And it was not just Exxon that was found wanting in the analysis. The climate pledges and plans of TotalEnergies, Shell, Chevron, Equinor, Eni, BP and Repsol were likewise deemed “grossly insufficient” when it comes to living up to the climate goals of the Paris Agreement.
“Ultimately, no major oil and gas company considered in this analysis comes anywhere close to the bare minimum for alignment with the Paris Agreement,” wrote the authors of the report.
Plans to pump funds into hundreds of new oil and gas developments over the coming years fly in the face of companies’ commitments to align their businesses with the Paris goal of limiting the rise in temperatures to 1.5°C above pre-industrial levels, according to OCI.
It has been a little over a year since the International Energy Agency caused waves with its assertion that producers must end investment in new projects if warming is to be curtailed. Yet the report finds that the eight companies analysed are involved in more than 200 projects expected to be approved for development between 2022 to 2025.
That could result in the pumping of another 8.6 gigatonnes of carbon pollution into the atmosphere — roughly equal to the lifetime emissions of 77 new coal power plants.
“Despite these companies’ misleading claims, there is no credible pathway now for continued oil and gas expansion in a 1.5°C-aligned scenario,” the report finds.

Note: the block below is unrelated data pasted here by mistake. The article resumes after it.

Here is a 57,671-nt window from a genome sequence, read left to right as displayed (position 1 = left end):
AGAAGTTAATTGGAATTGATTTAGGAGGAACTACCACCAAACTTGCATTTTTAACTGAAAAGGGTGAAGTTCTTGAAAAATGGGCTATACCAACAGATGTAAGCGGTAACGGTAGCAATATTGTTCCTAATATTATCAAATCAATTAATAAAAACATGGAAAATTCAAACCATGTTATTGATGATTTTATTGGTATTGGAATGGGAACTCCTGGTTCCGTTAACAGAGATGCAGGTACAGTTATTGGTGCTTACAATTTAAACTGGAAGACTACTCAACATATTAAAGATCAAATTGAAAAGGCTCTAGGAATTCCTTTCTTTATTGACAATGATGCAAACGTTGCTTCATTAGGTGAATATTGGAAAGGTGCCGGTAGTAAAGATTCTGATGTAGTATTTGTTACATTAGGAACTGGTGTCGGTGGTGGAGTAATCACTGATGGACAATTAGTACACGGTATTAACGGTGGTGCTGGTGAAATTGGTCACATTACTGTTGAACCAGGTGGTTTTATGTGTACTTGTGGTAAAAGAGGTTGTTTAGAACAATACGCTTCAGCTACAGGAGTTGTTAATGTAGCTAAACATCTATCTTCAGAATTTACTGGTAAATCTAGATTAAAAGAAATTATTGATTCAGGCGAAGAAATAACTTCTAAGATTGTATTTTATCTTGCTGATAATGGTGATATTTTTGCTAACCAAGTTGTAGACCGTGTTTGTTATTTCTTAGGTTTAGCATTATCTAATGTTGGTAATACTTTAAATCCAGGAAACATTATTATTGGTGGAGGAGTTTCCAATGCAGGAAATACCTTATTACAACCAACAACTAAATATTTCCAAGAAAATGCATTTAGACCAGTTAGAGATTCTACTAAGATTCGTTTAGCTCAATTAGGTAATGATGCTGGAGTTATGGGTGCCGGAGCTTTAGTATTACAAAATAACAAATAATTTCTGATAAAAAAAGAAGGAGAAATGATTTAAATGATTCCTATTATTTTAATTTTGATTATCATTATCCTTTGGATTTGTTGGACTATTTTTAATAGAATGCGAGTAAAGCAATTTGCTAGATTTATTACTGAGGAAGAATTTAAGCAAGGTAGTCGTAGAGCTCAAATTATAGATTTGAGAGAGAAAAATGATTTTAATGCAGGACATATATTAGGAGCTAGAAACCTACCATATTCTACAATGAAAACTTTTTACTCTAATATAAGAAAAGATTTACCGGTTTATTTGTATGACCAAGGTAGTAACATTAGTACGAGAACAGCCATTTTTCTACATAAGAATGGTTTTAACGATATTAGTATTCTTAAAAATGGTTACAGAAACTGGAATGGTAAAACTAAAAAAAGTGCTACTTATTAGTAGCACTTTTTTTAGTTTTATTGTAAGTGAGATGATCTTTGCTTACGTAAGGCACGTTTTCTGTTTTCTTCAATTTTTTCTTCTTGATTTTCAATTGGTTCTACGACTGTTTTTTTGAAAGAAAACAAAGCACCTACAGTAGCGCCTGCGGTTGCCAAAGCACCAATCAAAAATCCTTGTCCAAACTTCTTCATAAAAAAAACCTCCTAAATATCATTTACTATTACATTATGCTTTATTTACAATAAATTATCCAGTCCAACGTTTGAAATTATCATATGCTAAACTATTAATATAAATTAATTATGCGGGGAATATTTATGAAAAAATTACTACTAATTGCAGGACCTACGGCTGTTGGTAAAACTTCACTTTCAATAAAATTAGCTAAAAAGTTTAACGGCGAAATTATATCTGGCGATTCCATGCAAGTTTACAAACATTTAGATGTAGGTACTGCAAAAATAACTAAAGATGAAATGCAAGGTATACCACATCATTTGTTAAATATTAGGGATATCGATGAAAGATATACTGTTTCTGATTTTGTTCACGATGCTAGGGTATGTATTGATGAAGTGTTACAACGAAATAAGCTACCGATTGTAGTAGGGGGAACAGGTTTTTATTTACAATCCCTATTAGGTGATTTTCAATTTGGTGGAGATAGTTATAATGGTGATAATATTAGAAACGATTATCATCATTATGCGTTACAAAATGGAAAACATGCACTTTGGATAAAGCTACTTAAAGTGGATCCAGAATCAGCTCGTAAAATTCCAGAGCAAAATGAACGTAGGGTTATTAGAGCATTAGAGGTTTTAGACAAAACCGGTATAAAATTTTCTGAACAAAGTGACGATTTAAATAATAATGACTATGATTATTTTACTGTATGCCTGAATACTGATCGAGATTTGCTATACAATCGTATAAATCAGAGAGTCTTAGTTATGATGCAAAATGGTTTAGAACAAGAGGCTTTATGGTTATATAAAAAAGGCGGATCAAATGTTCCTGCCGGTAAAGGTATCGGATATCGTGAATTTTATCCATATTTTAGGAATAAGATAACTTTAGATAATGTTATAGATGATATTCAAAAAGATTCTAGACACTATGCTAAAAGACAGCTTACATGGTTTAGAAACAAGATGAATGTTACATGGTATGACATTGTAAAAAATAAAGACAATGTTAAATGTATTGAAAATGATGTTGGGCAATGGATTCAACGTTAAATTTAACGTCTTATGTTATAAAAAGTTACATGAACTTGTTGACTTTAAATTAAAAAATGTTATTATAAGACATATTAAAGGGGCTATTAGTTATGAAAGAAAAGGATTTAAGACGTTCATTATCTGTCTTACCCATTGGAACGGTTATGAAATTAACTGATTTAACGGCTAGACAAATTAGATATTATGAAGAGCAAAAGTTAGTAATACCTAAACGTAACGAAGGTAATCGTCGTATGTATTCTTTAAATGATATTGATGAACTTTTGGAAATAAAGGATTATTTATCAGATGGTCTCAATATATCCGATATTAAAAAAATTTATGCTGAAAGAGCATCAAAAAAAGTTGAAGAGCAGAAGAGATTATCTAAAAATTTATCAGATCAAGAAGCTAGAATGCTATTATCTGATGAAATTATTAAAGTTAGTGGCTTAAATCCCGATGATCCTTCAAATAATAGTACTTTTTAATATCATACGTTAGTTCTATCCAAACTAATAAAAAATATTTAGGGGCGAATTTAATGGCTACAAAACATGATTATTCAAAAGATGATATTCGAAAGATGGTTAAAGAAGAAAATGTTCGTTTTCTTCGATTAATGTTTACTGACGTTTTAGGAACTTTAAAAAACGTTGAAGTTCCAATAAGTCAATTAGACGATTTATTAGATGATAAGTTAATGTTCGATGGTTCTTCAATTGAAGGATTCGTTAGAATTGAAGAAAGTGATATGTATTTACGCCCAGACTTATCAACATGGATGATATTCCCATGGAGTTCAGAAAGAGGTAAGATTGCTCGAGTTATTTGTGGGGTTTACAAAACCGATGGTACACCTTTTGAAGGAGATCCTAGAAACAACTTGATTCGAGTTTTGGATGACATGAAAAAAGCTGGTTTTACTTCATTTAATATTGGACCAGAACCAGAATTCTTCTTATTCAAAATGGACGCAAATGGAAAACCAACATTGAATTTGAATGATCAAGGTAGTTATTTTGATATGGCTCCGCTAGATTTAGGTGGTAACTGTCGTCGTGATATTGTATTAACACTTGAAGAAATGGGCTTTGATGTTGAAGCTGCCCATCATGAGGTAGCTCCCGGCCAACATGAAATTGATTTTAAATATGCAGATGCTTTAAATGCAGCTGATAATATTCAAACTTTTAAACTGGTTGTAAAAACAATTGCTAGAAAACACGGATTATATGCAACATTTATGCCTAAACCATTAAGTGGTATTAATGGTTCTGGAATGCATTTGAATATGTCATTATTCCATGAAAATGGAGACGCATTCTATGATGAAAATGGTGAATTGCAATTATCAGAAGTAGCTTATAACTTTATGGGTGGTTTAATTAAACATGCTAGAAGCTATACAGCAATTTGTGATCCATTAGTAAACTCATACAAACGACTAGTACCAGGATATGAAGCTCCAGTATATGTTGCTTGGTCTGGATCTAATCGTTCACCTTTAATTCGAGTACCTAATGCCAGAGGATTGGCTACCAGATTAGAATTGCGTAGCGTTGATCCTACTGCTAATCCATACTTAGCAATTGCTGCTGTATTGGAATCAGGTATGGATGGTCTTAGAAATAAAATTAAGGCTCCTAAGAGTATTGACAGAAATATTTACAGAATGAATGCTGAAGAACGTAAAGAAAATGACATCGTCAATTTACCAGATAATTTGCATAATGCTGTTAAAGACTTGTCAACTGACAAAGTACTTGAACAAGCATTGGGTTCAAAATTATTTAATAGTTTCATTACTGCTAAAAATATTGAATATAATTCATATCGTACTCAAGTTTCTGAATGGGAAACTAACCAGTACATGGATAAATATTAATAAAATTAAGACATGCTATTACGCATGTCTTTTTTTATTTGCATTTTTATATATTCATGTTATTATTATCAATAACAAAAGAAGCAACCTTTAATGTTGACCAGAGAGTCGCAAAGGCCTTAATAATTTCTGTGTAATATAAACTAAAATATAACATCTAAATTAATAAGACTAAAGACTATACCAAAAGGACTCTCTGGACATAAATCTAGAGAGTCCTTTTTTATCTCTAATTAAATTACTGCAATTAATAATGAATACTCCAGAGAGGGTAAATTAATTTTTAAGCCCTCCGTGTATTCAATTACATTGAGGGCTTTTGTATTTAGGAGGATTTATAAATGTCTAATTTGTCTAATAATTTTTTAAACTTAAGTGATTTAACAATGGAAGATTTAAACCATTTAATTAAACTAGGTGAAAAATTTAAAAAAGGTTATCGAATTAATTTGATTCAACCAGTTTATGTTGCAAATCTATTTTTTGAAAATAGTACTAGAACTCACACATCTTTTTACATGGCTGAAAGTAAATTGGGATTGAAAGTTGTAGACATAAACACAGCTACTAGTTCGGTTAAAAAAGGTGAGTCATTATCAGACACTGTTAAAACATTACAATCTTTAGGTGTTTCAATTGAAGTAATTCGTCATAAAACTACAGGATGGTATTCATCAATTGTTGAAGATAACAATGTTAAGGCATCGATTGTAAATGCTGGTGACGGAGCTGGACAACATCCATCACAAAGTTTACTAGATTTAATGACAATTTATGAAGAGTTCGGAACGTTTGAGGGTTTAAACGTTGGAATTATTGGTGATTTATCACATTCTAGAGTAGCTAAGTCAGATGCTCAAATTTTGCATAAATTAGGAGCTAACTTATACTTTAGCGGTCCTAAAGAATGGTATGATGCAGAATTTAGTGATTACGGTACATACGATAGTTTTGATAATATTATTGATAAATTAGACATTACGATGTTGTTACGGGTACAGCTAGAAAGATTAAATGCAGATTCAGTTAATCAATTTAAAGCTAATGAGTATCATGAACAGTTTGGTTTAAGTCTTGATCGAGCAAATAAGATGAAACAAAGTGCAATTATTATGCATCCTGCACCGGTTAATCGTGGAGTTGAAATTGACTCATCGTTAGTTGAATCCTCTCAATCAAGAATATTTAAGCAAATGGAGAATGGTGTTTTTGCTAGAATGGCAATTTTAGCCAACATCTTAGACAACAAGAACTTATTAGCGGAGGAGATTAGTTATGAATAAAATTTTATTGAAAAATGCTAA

The differing standpoints set the stage for a mixed reception at the many upcoming annual meetings. While pressure on executives in the boardroom may have waned, the sense of anger on streets around the world will only intensify.
While all of the companies assessed were rated poorly, the criticism was not doled out equally. Despite a shift among US operators to green their image, the gulf between companies on either side of the Atlantic remains as wide as ever.
While European players received a shellacking for their investment plans, OCI offered some limited praise for their progress on setting partial emission-reduction targets. Not so for Exxon and Chevron, who were deemed lacking across the board, on every criteria assessed.
In an FT interview on Monday, Saudi Aramco boss Amin Nasser argued that the current geopolitical dynamic demands a change in approach to climate, and that greater investment in oil and gas would stem rising prices and ensure energy security. That view — held by executives across the industry — is not likely to be well received by climate campaigners.
“The reality is that, so long as an oil company pursues expansion plans, it is not in transition,” said OCI.
(Myles McCormick and Justin Jacobs)
Environmental group challenges the secrecy of Biden’s energy task force
The involvement of “unnamed industry participants” in a task force formed by the White House after Russia’s invasion of Ukraine suggests a “stitch-up to deepen the global dependency on fossil fuels” and may be breaking the law, according to environmental group Global Witness.